Recently, the WannaCry ransomware attack impacted 150 countries and over 300,000 computers. Not all ransomware attacks are so massive but they all are fast moving and require swift action to prevent destruction and lose of data. In particular, employers who experience a ransomware attack must consider whether there is an impact on the protected health information that is maintained by the employer in connection with its group health plan.
Ransomware has the potential to encrypt data that is open and accessible to the user. For example, an HR professional who experiences a ransomware attack on his or her laptop while a program that maintains protected health information is running will expose that protected health information during the attack. In order to unlock data, attackers ask for a monetary payment and more sophisticated hackers will often ask for bitcoin or other payment methods that are more difficult to trace. An employer must do more than pay the attacker to unlock its data. The employer must consider its responsibilities under the Health Insurance Portability and Accountability Act (“HIPAA”) and determine whether such attack requires notification to individuals and the U.S. Department of Health and Human Services (“HHS”).
HHS has issued guidance on the requirements under HIPAA relating to ransomware attacks that impact covered entities and business associates.1 HHS has indicated that the mere presence of ransomware or other forms of malware on a covered entity’s system (i.e., in the case of a group health plan, the system of an employer that sponsors a self-funded group health plan) is a security incident2 under the HIPAA security rule. In addition, such incident is presumed to also be a breach3 unless the employer-sponsored group health plan can demonstrate that there is a low probability that protected health information maintained on the employer’s system has been compromised. On behalf of the group health plan, the employer should document both its security incident response and determination of whether the incident was a breach and, if so, steps taken to mitigate any harm and provide proper notifications.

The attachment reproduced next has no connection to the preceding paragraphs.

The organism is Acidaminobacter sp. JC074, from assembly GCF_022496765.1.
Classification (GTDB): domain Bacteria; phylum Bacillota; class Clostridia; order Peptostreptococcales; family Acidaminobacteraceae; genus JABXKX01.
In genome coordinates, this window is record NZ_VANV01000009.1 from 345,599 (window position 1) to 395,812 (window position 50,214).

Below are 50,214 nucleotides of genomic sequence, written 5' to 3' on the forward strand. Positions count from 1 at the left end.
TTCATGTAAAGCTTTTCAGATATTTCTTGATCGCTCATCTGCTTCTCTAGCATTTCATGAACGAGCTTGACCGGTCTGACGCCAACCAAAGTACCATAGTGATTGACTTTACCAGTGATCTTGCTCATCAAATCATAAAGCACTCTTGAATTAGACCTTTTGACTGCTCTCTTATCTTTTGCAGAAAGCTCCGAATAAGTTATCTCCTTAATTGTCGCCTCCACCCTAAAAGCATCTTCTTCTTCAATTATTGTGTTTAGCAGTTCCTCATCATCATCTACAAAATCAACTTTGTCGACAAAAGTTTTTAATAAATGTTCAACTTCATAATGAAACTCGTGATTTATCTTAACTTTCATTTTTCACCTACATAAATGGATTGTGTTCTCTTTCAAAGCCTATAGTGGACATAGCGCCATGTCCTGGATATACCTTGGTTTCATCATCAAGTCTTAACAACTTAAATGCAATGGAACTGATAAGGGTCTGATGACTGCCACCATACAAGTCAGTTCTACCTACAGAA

Security Incident Response
When an employer that maintains a group health plan discovers a ransomware attack, the employer must initiate its security incident response and reporting procedures, as required under HIPAA. The employer’s security incident response must determine: (i) the scope of the incident to identify what networks, systems, or applications are affected; (ii) the origination of the incident; (iii) whether the incident is finished, ongoing or has triggered additional incidents; and (iv) how the incident occurred (e.g., tools and attack methods used, vulnerabilities exploited).
After these initial steps are taken, the employer will need to use the information collected to determine the next steps, such as: (i) containing the impact and spread of the ransomware; (ii) stopping the ransomware attack and mitigating or remediating any vulnerabilities in the employer’s system that allowed the ransomware attack to occur; (iii) restoring all lost data and returning to normal business operations; and (iv) determining whether the incident will require notices to regulatory agencies or individuals.
Don’t Forget to Conduct a Risk Assessment
An employer must conduct a deeper analysis to determine whether the ransomware attack is also a breach of protected health information. This is a fact specific determination and involves a multi-part test (i.e., a “risk assessment”) to determine whether there is a low probability that any protected health information that was encrypted or locked-up by the ransomware attack was compromised. The risk assessment should include at least the following factors:
the nature and extent of the protected health information involved, including the types of identifiers and the likelihood of re-identification;
the unauthorized person who used the protected health information or to whom the disclosure was made;
whether the protected health information was actually acquired or viewed; and
the extent to which the risk to the protected health information has been mitigated.